The temperature of a comet varies significantly depending on where it is in its orbit around the Sun. Its temperature can range from several degrees above absolute zero to 350 Kelvin or hotter.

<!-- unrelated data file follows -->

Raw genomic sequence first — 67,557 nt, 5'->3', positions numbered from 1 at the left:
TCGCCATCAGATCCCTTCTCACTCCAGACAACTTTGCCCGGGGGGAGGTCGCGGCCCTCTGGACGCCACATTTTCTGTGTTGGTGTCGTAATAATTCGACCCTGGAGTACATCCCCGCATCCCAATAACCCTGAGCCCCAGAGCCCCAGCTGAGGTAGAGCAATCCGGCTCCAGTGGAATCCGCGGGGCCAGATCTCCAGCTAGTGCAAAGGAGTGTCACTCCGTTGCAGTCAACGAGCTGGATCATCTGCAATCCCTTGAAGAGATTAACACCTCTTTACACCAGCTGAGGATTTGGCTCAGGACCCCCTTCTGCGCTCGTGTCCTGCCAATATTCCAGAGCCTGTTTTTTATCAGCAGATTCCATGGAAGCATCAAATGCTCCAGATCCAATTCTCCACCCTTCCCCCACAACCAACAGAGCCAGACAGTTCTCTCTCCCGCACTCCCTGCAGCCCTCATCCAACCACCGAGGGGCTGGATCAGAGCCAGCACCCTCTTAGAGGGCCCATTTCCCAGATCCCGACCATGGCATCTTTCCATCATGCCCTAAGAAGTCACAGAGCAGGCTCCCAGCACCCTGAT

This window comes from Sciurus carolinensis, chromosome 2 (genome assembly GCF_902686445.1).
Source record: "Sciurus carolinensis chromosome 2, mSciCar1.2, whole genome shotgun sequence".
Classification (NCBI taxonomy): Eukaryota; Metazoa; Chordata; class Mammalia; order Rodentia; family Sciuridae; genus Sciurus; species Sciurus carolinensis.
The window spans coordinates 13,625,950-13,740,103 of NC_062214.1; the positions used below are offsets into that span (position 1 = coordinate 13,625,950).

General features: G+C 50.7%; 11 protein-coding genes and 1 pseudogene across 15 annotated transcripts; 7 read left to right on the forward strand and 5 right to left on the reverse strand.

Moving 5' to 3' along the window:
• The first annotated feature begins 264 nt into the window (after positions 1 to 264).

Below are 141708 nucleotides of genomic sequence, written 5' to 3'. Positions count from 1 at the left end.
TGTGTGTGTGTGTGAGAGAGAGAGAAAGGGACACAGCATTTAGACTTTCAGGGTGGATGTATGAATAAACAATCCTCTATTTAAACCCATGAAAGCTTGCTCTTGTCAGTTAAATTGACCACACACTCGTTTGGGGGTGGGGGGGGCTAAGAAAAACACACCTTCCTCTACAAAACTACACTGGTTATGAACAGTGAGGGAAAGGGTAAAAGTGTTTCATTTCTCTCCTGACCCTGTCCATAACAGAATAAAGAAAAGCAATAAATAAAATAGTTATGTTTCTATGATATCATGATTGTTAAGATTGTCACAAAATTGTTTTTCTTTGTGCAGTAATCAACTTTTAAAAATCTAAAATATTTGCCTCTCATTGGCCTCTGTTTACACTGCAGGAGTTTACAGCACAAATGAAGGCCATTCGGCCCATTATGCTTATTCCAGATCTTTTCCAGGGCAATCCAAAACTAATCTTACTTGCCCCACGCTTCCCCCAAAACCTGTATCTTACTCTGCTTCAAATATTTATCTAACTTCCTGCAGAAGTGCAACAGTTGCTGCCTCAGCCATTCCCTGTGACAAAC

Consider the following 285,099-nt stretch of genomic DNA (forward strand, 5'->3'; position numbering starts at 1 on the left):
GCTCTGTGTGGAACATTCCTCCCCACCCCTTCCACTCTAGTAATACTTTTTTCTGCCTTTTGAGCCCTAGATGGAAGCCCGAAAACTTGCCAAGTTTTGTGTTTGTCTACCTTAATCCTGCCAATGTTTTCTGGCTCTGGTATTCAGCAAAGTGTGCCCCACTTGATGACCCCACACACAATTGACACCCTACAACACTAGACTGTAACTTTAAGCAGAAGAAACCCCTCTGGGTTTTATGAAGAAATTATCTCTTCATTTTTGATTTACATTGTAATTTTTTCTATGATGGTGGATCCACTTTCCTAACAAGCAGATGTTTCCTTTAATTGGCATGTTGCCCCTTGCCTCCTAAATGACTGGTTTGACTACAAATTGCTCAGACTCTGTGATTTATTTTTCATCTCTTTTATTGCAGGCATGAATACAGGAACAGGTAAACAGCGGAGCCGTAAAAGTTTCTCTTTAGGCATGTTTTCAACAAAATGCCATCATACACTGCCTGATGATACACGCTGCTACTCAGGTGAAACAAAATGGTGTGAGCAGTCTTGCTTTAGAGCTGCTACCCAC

According to Georgia State University, comets that are far away from a star can be as cold as a few tens of degrees Kelvin above absolute zero. However, when the comet is close to the Sun, its temperature can be hundreds of degrees higher. In the case of Halley's Comet, Chaisson and MacMillan suggest that its core temperature is 200 Kelvin and its surface temperature is 350 Kelvin when close to the Sun. Halley's Comet has been observed to be a combination of frozen water, volatile ices and rocky particles. According to the Encyclopedia Britannica, Halley's Comet's hot temperature when it is 0.9 AU away from the Sun is due to high heat absorption on its dark surface.